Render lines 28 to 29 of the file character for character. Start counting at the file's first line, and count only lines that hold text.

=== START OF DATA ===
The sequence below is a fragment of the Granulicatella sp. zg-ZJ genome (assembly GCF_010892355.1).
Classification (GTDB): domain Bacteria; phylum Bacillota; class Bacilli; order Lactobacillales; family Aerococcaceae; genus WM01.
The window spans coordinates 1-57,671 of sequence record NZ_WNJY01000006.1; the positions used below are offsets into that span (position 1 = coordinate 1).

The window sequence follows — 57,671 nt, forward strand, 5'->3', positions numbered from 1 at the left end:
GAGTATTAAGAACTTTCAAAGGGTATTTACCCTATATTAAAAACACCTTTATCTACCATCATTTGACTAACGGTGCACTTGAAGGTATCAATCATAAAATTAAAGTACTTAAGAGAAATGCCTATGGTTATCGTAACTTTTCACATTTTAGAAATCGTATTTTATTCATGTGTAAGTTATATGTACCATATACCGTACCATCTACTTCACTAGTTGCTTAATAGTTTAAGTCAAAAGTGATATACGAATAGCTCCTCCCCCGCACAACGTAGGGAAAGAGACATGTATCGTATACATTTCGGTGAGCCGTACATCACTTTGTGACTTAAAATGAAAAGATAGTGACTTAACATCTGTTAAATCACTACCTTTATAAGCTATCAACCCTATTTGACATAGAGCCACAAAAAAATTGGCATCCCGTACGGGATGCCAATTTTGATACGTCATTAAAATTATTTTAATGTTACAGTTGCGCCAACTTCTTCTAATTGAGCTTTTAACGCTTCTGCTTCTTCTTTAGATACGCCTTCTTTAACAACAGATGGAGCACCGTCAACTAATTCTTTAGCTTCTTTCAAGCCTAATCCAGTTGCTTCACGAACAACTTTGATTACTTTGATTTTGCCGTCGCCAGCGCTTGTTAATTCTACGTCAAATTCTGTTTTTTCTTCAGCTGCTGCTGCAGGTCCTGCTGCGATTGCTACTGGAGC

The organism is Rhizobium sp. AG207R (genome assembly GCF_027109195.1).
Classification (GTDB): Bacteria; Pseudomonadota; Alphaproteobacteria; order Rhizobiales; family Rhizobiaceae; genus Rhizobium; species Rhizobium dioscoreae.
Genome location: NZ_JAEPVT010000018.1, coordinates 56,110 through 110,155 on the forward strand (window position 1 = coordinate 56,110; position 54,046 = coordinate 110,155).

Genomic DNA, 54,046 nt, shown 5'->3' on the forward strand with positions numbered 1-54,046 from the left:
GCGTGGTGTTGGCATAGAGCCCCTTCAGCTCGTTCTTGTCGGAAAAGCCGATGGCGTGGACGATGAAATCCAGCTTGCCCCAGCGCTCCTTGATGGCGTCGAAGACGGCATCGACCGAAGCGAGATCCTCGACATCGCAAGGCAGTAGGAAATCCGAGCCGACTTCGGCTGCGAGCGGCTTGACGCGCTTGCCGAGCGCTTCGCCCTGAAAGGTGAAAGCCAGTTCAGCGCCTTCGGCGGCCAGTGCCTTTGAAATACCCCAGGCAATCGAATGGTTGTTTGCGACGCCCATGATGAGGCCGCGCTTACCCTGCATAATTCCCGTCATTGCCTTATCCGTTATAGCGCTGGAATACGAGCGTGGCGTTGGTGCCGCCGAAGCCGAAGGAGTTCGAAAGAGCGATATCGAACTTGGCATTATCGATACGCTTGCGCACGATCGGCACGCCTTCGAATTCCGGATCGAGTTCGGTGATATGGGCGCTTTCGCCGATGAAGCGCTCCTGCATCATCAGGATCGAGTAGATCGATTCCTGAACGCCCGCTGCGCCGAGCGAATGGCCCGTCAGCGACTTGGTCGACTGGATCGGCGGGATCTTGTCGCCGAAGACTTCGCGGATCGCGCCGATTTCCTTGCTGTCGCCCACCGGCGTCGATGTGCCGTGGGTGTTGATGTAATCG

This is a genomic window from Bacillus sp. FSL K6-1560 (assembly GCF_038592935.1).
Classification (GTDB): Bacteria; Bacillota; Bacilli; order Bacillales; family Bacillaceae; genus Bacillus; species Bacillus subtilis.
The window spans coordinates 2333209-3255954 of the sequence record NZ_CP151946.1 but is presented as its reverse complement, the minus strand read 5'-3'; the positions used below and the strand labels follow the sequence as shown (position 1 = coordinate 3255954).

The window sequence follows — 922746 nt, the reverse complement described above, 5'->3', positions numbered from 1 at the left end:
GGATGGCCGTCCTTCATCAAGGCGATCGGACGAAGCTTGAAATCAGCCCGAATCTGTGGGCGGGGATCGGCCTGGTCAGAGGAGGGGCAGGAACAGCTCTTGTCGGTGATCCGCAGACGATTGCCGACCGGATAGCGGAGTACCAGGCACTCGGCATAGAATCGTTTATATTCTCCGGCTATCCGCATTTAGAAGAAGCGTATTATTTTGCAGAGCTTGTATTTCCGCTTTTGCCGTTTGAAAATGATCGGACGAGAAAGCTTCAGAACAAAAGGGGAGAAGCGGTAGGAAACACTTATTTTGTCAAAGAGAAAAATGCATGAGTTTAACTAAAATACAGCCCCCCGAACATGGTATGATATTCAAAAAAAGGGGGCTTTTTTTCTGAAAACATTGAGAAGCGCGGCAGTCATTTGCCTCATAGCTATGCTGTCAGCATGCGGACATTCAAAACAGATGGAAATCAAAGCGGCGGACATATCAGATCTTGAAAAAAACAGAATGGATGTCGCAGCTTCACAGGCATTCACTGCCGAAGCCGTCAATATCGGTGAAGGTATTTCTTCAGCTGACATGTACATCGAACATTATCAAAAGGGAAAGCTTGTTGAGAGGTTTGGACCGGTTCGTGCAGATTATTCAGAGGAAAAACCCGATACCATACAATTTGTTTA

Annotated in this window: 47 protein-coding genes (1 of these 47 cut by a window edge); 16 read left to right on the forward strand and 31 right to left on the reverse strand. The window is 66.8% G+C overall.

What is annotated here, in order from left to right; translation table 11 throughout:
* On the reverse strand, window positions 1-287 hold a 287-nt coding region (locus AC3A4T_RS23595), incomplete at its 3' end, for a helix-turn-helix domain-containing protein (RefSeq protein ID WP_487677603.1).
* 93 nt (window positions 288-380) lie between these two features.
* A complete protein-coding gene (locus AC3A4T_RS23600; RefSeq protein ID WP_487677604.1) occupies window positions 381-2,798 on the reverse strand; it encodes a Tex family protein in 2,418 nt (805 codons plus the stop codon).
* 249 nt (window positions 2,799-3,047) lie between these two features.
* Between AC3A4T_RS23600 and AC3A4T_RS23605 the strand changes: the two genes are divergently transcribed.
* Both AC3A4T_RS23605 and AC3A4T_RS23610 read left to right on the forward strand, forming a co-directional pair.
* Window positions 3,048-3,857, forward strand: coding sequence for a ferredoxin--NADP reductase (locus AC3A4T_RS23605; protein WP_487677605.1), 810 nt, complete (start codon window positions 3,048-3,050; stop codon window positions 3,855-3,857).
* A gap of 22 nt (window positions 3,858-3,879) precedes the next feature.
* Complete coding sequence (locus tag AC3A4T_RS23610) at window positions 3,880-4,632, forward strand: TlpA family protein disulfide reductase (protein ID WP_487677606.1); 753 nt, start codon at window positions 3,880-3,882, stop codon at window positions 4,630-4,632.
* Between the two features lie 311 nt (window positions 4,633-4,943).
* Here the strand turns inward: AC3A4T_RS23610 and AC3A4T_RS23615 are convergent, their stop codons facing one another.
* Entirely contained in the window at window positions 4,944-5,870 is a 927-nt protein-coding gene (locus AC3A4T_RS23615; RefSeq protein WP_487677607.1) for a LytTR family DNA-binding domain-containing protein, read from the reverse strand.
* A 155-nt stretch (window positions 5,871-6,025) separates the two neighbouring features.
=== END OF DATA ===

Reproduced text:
* Here the strand turns inward: AC3A4T_RS23610 and AC3A4T_RS23615 are convergent, their stop codons facing one another.
* Entirely contained in the window at window positions 4,944-5,870 is a 927-nt protein-coding gene (locus AC3A4T_RS23615; RefSeq protein WP_487677607.1) for a LytTR family DNA-binding domain-containing protein, read from the reverse strand.